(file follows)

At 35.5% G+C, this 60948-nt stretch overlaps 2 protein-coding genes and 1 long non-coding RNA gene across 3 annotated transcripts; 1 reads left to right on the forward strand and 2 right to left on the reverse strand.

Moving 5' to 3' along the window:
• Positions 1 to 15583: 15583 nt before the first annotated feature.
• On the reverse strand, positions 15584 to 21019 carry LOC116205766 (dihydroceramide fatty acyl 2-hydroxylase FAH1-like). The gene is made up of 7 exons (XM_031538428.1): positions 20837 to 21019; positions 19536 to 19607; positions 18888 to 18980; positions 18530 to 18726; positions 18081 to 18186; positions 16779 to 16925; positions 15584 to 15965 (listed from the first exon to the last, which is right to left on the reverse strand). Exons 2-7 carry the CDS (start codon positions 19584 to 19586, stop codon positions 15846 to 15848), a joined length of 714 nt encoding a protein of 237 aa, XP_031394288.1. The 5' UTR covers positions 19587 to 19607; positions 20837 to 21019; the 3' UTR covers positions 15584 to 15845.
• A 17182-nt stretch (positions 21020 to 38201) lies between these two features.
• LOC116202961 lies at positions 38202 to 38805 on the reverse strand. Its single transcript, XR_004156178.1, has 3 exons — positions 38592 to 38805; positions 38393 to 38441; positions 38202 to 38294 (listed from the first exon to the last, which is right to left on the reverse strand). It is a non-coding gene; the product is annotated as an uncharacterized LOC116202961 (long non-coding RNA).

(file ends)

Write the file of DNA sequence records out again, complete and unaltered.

At 35.5% G+C, this 60948-nt stretch overlaps 2 protein-coding genes and 1 long non-coding RNA gene across 3 annotated transcripts; 1 reads left to right on the forward strand and 2 right to left on the reverse strand.

Moving 5' to 3' along the window:
• Positions 1 to 15583: 15583 nt before the first annotated feature.
• On the reverse strand, positions 15584 to 21019 carry LOC116205766 (dihydroceramide fatty acyl 2-hydroxylase FAH1-like). The gene is made up of 7 exons (XM_031538428.1): positions 20837 to 21019; positions 19536 to 19607; positions 18888 to 18980; positions 18530 to 18726; positions 18081 to 18186; positions 16779 to 16925; positions 15584 to 15965 (listed from the first exon to the last, which is right to left on the reverse strand). Exons 2-7 carry the CDS (start codon positions 19584 to 19586, stop codon positions 15846 to 15848), a joined length of 714 nt encoding a protein of 237 aa, XP_031394288.1. The 5' UTR covers positions 19587 to 19607; positions 20837 to 21019; the 3' UTR covers positions 15584 to 15845.
• A 17182-nt stretch (positions 21020 to 38201) lies between these two features.
• LOC116202961 lies at positions 38202 to 38805 on the reverse strand. Its single transcript, XR_004156178.1, has 3 exons — positions 38592 to 38805; positions 38393 to 38441; positions 38202 to 38294 (listed from the first exon to the last, which is right to left on the reverse strand). It is a non-coding gene; the product is annotated as an uncharacterized LOC116202961 (long non-coding RNA).